A welcome trend, as typified by Westbound & Down’s bourbon barrel-aged line, is to package high alcohol brews in smaller than normal packaging. Lord knows I’ve solo domed my share of bombers or Bruery 750s that are probably better shared, but it’s actually fun to tackle one of these adorable 8 ounce cans and not get completely sloshed. The trend towards ever-thicker brownie-batter style stouts also benefit from this approach. Such beers are absolutely delicious, but can get to be a bit heavy and cloying after a while. 8 (oz) is enough. Until it isn’t (12-16 ounce packaging seems to be the genuine sweet spot).
It turns out that the quantity of liquid imbibed can have a big impact on your experience. I used to go to Tired Hands Brew Cafe nearly every week, and I suspect on of the reasons I kept going back wasn’t just because the beer was good (it was!), but because the grand majority of what I drank was in 4 or 8 ounce pours. The generally sweeter NEIPA character just pops a little better at that size. I know 16 ounce cans are the norm these days, but one of the reasons I never really got into the line-life at Tired Hands was that 16 ounces of a Milkshake IPA is maybe too much. Oh sure, I’m also a novelty junkie and would rather 16 different 4 ounce pours than a 4 pack of 16 ounce cans, and also I didn’t want to wait in line for 5 hours under the confused but harsh glare of Ardmore locals anymore.
Anywho, the other thing that comes to mind when it comes to this sort of thing is New Coke. I wrote about this before a while back:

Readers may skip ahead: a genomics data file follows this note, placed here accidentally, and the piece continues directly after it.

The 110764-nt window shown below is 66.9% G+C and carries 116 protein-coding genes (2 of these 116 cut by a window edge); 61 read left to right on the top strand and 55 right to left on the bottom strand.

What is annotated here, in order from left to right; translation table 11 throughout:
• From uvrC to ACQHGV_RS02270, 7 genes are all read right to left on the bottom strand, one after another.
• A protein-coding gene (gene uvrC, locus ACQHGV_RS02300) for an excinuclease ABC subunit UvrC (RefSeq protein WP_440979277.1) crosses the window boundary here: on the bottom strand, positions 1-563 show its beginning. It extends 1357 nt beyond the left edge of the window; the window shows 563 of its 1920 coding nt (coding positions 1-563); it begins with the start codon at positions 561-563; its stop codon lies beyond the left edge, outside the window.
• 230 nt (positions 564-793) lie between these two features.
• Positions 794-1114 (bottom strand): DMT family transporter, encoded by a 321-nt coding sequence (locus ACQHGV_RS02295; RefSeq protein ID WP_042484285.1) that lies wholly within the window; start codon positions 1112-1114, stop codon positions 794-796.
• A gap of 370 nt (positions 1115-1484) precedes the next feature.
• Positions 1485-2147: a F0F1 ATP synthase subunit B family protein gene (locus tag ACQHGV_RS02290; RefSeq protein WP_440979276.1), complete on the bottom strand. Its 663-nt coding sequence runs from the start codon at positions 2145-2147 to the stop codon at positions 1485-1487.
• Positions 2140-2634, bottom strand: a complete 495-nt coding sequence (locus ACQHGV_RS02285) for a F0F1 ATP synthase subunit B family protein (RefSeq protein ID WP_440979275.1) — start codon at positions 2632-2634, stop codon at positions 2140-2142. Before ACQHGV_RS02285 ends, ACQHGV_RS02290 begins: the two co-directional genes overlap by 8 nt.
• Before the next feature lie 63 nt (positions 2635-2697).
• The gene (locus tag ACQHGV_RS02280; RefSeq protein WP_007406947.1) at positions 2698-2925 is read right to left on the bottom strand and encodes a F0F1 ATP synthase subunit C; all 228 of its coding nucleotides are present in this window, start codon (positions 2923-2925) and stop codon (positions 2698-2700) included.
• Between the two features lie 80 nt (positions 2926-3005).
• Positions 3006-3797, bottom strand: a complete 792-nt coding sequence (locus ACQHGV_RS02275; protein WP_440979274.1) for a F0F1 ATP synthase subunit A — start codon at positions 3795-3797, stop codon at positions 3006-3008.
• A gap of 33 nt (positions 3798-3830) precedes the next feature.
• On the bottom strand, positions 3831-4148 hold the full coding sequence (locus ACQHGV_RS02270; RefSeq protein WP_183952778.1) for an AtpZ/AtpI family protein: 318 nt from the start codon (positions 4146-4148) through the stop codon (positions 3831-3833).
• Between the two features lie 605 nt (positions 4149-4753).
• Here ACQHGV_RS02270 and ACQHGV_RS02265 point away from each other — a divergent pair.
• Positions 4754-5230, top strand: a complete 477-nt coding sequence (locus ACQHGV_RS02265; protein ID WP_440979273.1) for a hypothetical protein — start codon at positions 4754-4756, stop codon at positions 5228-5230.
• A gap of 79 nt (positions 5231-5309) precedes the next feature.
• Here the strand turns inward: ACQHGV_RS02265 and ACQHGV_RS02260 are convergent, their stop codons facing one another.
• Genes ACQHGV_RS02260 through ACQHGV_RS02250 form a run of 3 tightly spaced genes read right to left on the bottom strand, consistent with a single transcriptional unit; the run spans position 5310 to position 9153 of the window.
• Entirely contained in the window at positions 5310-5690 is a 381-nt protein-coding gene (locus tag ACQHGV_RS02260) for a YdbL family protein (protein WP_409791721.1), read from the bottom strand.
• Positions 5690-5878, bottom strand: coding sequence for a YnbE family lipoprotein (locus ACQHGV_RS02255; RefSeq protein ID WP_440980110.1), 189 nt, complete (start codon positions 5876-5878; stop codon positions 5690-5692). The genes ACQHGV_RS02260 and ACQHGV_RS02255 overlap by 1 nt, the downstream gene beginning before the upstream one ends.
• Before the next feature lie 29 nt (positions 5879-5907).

Why did Coca-Cola change their time-honored and fabled secred formula? Because of the Pepsi Challenge. In the early 1980s, Coke was losing ground to Pepsi. Coke had long been the most popular soft drink, so they were quite concerned about their diminishing lead. Pepsi was growing closer to parity every day, and that’s when they started running these commercials pitting Coke vs. Pepsi. The Pepsi Challenge took dedicated Coke drinkers and asked them to take a sip from two different glasses, one labeled Q and one labeled M. Invariably, people chose the M glass, which was revealed to contain Pepsi. Coke initially disputed the results… until they started private running sip tests of their own. It turns out that people really did prefer Pepsi (hard as that may be for those of us who love Coke!). So Coke started tinkering with their secret formula, attempting to make it lighter and sweeter (i.e. more like Pepsi). Eventually, they got to a point where their new formulation consistently outperformed Pepsi in sip tests, and thus New Coke was born. Of course, we all know what happened. New Coke was a disaster. Coke drinkers were outraged, the company’s sales plunged, and Coke was forced to bring back the original formula as “Classic Coke” just a few months later (at which point New Coke practically disappeared). What’s more, Pepsi’s seemingly unstoppable ascendance never materialized. For the past 20-30 years, Coke has beaten Pepsi despite sip tests which say that it should be the other way around.